European carmakers rolled out some demonstration hybrid-electric vehicles at the Frankfurt Auto Show this week, but only grudgingly. As we've noted, auto manufacturers like Volkswagen and BMW have been dismissive of hybrids, declaring them to be less efficient than diesels and less advanced than planned hydrogen/fuel cell cars. Both of these may well be true -- a good diesel vehicle can get mileage along the same lines as a hybrid, and (under certain conditions) sometimes better -- but demand for hybrids appears to be growing, globally.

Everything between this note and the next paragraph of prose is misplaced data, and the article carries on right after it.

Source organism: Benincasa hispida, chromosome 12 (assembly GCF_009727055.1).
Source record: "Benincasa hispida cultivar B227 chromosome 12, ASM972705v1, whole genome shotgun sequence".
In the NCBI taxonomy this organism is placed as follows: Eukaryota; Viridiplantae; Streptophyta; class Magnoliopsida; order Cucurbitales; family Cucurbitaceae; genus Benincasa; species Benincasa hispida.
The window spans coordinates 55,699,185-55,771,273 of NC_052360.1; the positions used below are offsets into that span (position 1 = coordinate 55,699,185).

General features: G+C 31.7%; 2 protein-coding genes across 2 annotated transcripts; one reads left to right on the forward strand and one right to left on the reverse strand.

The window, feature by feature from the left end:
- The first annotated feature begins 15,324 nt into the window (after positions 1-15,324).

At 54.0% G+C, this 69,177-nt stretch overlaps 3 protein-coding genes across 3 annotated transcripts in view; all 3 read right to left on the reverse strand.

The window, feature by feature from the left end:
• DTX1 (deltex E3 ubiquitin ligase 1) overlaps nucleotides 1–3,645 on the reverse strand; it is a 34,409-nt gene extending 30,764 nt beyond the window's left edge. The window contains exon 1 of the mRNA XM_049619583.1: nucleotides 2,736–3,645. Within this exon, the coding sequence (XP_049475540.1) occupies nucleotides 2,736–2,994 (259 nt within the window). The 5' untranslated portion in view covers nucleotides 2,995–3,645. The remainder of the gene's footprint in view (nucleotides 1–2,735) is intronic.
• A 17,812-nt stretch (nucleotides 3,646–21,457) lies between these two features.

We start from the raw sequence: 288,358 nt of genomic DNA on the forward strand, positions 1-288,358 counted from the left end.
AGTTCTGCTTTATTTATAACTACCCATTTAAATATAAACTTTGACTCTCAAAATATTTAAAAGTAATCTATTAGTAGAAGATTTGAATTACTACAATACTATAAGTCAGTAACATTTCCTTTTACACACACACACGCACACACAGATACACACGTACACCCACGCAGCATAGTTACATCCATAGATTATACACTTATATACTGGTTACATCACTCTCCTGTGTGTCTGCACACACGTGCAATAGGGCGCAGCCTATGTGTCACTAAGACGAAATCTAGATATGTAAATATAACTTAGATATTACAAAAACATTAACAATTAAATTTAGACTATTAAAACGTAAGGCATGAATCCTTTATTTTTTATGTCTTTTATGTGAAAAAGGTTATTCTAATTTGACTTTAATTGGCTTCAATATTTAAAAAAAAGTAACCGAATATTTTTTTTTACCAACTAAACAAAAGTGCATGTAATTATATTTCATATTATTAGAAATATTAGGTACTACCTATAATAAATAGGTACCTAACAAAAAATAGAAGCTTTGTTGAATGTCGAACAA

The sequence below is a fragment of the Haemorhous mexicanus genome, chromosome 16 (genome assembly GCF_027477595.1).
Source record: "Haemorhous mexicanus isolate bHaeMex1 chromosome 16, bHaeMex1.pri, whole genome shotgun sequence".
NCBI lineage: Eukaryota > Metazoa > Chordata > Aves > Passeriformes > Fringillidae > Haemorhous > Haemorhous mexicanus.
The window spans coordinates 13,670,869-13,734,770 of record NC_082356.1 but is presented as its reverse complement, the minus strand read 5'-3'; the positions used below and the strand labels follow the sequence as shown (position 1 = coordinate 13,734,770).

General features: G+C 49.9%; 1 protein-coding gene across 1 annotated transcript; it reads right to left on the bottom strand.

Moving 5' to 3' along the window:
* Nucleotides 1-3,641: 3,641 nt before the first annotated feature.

The mainly German carmakers discussed in the New York Times article seem to be giving lip-service to building hybrids, but promising no rollouts before 2010. It's pretty clear that they hope that the demand for hybrids dies off before then, an attitude that seems to have much in common with traditional US automaker behavior.
The real difference between diesels and hybrids, from my perspective, isn't which one is more efficient now, but which one has the greater potential for increased fuel efficiency. We know that gas-optional hybrids and other experimental variations are getting mileage the equivalent of about 100 mpg on the relatively heavy Prius frame; are there experimental diesel engines that can make the same general claim?
I think it's a false opposition; there's no reason we couldn't have diesel hybrids.